Earth and Fire

The past few days in Las Palmas have flown by. It’s very very sad because I’ve met some really cool people and done/seen some amazing things. But… Life goes on! 

A CouchSurfer and Gran Canaria native named Moises posted a message on the events page in Gran Canaria about going hiking. There were two others that were supposed to be going and I asked if I could join. Eventually, the other two canceled (apparently that happens a lot to Moises) so it was just me and him on this hike. I woke up early in the morning to take a bus from Las Palmas to Telde, and from there Moises picked me up, taking us through Ingenio and some other small town to get to our starting point, Guayadeque.

“Barranco” as far as I can tell is like the English word gorge, as in the area between two mountains or cliffs, but I’m not sure. It could be something like fissure… Anyway, I thought the hike was going to take a couple hours. I also though being up really high, we would be potentially walking through clouds. Neither of those things were true. Moises explained to me that there’s a phenomenon here the locals call “the sea of clouds.” The clouds that form over the ocean rarely make it onto the island and very rarely into the center where we were. Something about the air currents and the temperature of the air keeps the big clouds from getting up high enough to get over the mountains, so when you’re climbing, you can look around at the “sea of clouds” just hanging out over the water. It’s pretty neat.
The hike was also nine hours long and 20km. I hadn’t brought any sunscreen. BRING IT ON. 

A bit of niceness before my wrestling match with earth and sunfire. 

The hike was pretty difficult. Lots of up and down. I remember Moises saying, “Y ahora subimos. Y ahora bajamos.” And now we go up. And now we go down. Repeat repeat repeat. Regardless, the hike was incredible. 

Early on in the hike we ran into a woman and her son who were farmers. The woman said she had just turned seventy but has spent her whole life living in that area. Evidently, a long time ago, the island natives lived in caves that were built into the mountains. As most of the rock is volcanic, it’s easy to strip away bits of rock. If order to keep water and heat from seeping in through the porous rock, those who inhabit the cave houses now paint the top of their homes in white paint.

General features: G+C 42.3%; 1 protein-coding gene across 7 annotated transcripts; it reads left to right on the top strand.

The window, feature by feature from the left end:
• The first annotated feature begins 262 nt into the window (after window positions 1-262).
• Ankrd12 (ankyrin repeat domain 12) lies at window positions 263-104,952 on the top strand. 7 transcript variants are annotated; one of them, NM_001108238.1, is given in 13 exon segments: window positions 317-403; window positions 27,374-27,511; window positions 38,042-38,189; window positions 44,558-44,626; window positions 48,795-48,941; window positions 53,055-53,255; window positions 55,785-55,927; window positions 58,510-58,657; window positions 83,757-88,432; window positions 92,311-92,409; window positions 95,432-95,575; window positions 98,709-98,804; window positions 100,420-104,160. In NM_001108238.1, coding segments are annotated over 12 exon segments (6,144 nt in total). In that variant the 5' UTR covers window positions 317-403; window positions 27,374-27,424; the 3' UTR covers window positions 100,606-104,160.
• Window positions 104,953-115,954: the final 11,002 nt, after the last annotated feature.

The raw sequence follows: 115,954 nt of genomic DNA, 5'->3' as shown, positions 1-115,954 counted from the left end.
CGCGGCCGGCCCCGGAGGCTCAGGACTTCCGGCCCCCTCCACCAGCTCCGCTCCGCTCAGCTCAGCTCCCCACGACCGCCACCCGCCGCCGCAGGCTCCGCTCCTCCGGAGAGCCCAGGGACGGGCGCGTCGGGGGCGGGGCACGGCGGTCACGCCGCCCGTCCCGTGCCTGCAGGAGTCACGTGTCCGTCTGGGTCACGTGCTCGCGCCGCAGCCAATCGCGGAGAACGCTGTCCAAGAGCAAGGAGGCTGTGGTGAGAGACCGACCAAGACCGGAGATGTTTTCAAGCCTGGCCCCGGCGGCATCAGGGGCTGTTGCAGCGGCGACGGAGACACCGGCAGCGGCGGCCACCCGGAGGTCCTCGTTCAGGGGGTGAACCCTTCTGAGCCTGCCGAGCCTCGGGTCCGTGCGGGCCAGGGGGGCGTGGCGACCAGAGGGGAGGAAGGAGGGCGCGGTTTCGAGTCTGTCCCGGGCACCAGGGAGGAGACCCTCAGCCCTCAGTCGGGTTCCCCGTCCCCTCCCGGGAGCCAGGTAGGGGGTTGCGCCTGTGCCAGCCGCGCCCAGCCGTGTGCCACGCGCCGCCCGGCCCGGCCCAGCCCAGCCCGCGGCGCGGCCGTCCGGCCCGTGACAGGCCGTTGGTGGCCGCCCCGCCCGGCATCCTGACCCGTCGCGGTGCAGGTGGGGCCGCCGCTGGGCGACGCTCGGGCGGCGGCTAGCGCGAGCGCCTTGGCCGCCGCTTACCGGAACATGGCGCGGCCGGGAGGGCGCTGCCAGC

The farmer woman and her son were sitting outside a cave that was used to house cows. They were being milked when we passed by (and some of the milk was going to the several cats that were angrily meowing for food). The woman’ son showed me his traditional Canarian knife; it was entirely hand made, and made of goat horn with different metals and dyes to give it color and a stringer structure. 


Moises and I talked a lot about the nuances of Canarian Spanish. The Spanish speakers her end to drop the entire last syllable of words – peligroso becomes peligrós. Often they don’t pronounce s at the end of syllables (but maybe with aspiration instead) so Las Canarias turns into Lah Canariah and gracias sounds more like graciá. They also don’t use the ‘th’ sound here like in Andalucía, and ‘ll’ is pronounced almost like ‘sh,’ very much like Argentinian Spanish. Locals describe their language as closer to Venezuelan and Argentinian English than anything else. 
Also, the bus system here is called the Guagua (pronounced wawa) and comes from the English word wagon, like the wagons people used to get around in. How weird is that? Cool for a linguist though! All I taught Moises was how to say “I just can’t” (when you see something too ridiculous to describe) or alternatively, “What the fuck.” 
Halfway through the hike we made it to a famous restaurant located in a cave located in the barranco. We stopped just for a coke before continuing. 
Moises pointed out a river that runs underground on the island, which pops up above ground where we were. 
From 9am to 6pm we hiked before finally heading back to Las Palmas. I received another message from other CouchSurfers about playing pool later, so Moises dropped me off and I took a shower to get ready. It was at that point that I realized just how red I had become.
Moises had provided me with a hat so the back of my neck wouldn’t burn, but that didn’t stop the rest of my body from absorbing cancer accelerant. I was I an immense amount of pain so the shower was ice cold and very quick. I threw on some sweat pants and a loose shirt and went to meet the new CouchSurfers.
I didn’t bring my camera that night so I don’t have any pictures of us playing pool, but not a big deal. There was a guy from Las Canarias whose name I can’t remember (Eric?), another one who’d lived in Mexico for several years named Josué, a Hungarian guy named Ádám, and a Swiss guy named Jonathan. Jonathan and Ádám both go to the same school in Denmark and were on holiday in the islands. They had just come from the south part of Gran Canaria and planned on renting a car the next day to go see more parts of the islands/the mountains, and Josué was going to come along too. I agreed to join the next day. After a couple really awful games of pool, I headed back to my room and conked out like it was nobody’s business.

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